British help to boost prison rehabilitation scheme By Wendella Davidson
Guyana Chronicle
March 16, 2007

Related Links: Articles on prison
Letters Menu Archival Menu

“PRISON is not just about security; it is about creating an environment which would help break the cycle of criminality so that people who are repeat offenders will stop and return to normal lives when they leave prison, in particular the young first time offenders.”

Additionally, it is well recognized that approaches to crime and security now need to be holistic, and prisons are no exception to that principle, said British High Commissioner, Mr. Fraser Wheeler, yesterday.

He made the observations in remarks prior to handing over a cheque for 5,000 pounds sterling, a significant boost, to Director of Prisons Dale Erskine at the High Commission’s Main Street, Georgetown office.

Accompanying Erskine, who described the contribution as “significant and appropriate”, were Staff and Prisoners Welfare Officer/Chaplain, Reverend Faye Clarke; Officer in Charge, New Amsterdam Prisons, Richard Bryan; Literacy Officer, Nicklon Elliot; Officer Cadet K. Pilgrim; and Woman/Prison Officers 11, June-Ann Frank and Denise Harry.

The money represents the British Government’s assistance towards expanding the rehabilitation programme for prisoners being executed by the Guyana Prison Service.

Under the rehabilitative project, classroom environments will be created where prisoners will be taught basic literacy and numeracy, theory in vocational skills, HIV/AIDS behavioural change programmes, psychology modules and discussions/programmes on social, hygiene, moral and spiritual development.

And, it is expected that the creation of the classroom environment will have a positive influence on prisoners' learning capabilities and retrain them to lead meaningful and law abiding lives.

Mr. Wheeler stressed the need to create an environment in which prisoners can acquire skills while incarcerated and which they can subsequently use in legitimate work upon release.

“So it’s not about security, it’s about creating an environment in which those inmates when they leave can increase the chances of getting jobs and leading normal lives.

“This is a contribution towards breaking that cycle of repeat offending and ensure, in particular, the young people get a second chance,” he said.

According to the British envoy, he was very keen recently to discuss such issues with Mr. Erskine and was open to proposals along those lines, adding that the GPS came up with “some very good projects” which the British Government is happy to fund.

He reminded of the longstanding relationship the commission has had with the prison service, which has a critical role in dealing with crime security in Guyana.

The significance and appropriate contribution will help in developing a platform on which to build a rehabilitative regime that will provide prisoners with the sort of assistance to make them better persons, Erskine responded.

The head of the Prison Service was also in agreement with Wheeler’s concept of a holistic approach to crime security, which he added, is a community problem with the prisons being there to protect the community.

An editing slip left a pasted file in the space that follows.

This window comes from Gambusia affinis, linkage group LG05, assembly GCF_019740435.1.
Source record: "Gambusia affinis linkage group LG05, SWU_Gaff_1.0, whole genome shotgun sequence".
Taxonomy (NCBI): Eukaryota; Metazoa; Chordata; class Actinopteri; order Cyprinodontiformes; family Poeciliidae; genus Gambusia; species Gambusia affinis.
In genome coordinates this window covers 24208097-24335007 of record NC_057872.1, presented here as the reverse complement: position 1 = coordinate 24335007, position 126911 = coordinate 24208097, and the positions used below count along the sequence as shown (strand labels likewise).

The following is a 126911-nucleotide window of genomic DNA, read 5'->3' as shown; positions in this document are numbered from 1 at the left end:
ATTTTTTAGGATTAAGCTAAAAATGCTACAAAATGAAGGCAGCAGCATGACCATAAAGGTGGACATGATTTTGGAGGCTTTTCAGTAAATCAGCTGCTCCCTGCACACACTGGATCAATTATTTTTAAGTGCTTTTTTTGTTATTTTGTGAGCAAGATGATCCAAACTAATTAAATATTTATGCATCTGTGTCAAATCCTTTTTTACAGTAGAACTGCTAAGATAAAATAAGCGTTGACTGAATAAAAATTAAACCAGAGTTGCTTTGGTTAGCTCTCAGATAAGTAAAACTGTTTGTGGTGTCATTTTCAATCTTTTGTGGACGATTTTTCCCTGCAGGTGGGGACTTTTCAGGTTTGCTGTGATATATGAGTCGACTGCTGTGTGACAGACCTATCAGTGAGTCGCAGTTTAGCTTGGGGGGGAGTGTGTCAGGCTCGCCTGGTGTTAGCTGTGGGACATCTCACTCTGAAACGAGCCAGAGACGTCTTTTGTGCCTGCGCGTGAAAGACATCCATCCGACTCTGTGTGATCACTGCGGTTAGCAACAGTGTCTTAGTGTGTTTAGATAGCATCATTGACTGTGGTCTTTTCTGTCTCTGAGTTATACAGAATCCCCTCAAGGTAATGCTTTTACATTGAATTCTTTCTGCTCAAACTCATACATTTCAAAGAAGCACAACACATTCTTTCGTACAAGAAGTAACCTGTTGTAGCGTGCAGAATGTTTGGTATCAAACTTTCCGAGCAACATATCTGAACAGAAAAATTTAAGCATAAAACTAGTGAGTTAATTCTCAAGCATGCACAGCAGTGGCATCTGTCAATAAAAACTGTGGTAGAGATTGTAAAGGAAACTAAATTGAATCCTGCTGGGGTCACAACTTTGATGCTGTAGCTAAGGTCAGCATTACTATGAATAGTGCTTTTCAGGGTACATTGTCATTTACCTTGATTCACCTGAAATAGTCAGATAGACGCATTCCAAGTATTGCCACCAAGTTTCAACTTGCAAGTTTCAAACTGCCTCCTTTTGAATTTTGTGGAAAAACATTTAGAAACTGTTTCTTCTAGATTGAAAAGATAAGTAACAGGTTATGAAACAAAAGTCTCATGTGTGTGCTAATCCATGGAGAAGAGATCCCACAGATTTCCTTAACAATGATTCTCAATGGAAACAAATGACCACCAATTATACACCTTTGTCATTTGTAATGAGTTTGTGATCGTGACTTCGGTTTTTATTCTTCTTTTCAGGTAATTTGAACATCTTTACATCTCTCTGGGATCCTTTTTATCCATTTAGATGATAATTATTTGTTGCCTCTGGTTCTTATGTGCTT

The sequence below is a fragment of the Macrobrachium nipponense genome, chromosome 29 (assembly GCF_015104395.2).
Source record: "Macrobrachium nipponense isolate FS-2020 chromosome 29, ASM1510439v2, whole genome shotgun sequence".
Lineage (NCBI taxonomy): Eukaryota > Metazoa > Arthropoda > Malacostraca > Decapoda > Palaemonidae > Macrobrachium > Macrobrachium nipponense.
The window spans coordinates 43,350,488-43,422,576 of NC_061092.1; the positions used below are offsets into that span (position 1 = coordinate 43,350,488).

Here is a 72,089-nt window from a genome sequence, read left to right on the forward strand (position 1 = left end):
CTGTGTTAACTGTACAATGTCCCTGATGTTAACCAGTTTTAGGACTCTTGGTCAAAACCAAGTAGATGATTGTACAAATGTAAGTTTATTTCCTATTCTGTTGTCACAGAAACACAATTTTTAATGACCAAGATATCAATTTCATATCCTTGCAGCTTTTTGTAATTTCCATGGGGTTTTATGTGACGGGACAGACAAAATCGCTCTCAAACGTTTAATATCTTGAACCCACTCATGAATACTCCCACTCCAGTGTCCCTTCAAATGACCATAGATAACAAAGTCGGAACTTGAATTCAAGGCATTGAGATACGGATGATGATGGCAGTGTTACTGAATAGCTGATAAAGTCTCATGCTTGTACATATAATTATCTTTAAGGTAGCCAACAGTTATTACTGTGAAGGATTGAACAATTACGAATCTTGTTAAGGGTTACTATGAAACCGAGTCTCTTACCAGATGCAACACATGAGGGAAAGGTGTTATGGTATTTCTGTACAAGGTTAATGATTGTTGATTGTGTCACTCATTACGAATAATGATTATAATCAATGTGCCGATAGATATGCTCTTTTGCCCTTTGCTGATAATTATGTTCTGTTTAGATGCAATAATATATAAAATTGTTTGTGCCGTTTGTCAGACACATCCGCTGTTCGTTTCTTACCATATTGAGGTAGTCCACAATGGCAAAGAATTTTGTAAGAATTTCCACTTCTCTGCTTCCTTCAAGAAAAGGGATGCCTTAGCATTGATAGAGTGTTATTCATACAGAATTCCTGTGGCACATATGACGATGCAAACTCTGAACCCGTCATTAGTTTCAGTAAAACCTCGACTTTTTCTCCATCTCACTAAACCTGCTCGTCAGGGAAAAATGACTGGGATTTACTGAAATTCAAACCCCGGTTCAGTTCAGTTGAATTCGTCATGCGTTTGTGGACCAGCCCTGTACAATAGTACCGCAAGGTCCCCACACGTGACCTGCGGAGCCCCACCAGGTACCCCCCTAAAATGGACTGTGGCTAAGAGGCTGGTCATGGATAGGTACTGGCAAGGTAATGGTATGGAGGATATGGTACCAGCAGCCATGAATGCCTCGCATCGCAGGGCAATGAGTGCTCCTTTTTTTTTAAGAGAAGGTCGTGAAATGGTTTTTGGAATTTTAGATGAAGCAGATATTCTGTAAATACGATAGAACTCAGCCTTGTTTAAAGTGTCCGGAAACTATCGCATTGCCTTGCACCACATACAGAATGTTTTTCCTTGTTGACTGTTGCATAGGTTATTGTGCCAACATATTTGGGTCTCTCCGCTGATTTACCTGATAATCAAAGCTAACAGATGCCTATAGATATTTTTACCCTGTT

He reminded that the prisoner will some day return to society and it will then be the role of the community to pick up from where the prisons have left off.

Erskine said too, the monetary assistance will aid in creating a better and secure environment in which the prisons can provide prisoners with the type of skill that that will make him or her marketable, on leaving the prison.

Noting that the GPS receives a subvention from the government, he said this assistance from the British Government will go a long way in the GPS’s quest towards changing the platform and delivery of service within the scope of the prison system.

Erskine explained that the aim is to impact on a greater number of prisoners at the targeted prisons and to this end monies will be used to acquire more tools, other equipment along with screens and blackboards.

Noting that a space constraint already exists, he said the additional screens and blackboards will allow for more classrooms to be set up.

In addition, at the Georgetown Prison, a barbering programme will be conducted since it was recognised that such a skill is easy to acquire and prisoners can either be self-employed or gain employment easily if they are proficient.

A reputable external barbering school/business will be approached to test the proficiency of the inmates and award certificates in conjunction with the prison service.

A portion of the funds will be used too to renovate and re-equip a trade shop at the Mazaruni Prison which, due to its deplorable condition, has not been operable for several years.

The plan also includes establishing a joinery/craft shop at the prison there to produce quality furniture and craft items that can be sold in Bartica and elsewhere.

And, over at the New Amsterdam Prison where female prisoners are housed, monies will be provided for the female inmates to be trained as cosmetologists under the supervision of trained prison officers, Erskine said.

The programme, which would be monitored by external professional facilitators, is considered very instrumental as it allows female prisoners to easily acquire a skill while simultaneously practice and earn money while they work in the Prisons' cosmetology business.